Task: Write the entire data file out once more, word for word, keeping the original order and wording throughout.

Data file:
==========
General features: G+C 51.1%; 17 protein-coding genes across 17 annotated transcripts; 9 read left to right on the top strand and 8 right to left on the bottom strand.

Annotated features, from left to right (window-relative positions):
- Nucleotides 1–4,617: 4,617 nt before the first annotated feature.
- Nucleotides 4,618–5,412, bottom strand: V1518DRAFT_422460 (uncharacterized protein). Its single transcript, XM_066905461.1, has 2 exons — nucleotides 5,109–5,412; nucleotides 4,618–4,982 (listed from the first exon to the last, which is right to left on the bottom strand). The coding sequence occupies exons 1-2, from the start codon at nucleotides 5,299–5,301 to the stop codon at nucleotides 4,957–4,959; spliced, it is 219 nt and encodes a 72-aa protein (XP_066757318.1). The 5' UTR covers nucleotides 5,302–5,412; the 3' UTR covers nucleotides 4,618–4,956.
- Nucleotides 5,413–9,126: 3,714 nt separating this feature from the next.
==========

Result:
General features: G+C 51.1%; 17 protein-coding genes across 17 annotated transcripts; 9 read left to right on the top strand and 8 right to left on the bottom strand.

Annotated features, from left to right (window-relative positions):
- Nucleotides 1–4,617: 4,617 nt before the first annotated feature.
- Nucleotides 4,618–5,412, bottom strand: V1518DRAFT_422460 (uncharacterized protein). Its single transcript, XM_066905461.1, has 2 exons — nucleotides 5,109–5,412; nucleotides 4,618–4,982 (listed from the first exon to the last, which is right to left on the bottom strand). The coding sequence occupies exons 1-2, from the start codon at nucleotides 5,299–5,301 to the stop codon at nucleotides 4,957–4,959; spliced, it is 219 nt and encodes a 72-aa protein (XP_066757318.1). The 5' UTR covers nucleotides 5,302–5,412; the 3' UTR covers nucleotides 4,618–4,956.
- Nucleotides 5,413–9,126: 3,714 nt separating this feature from the next.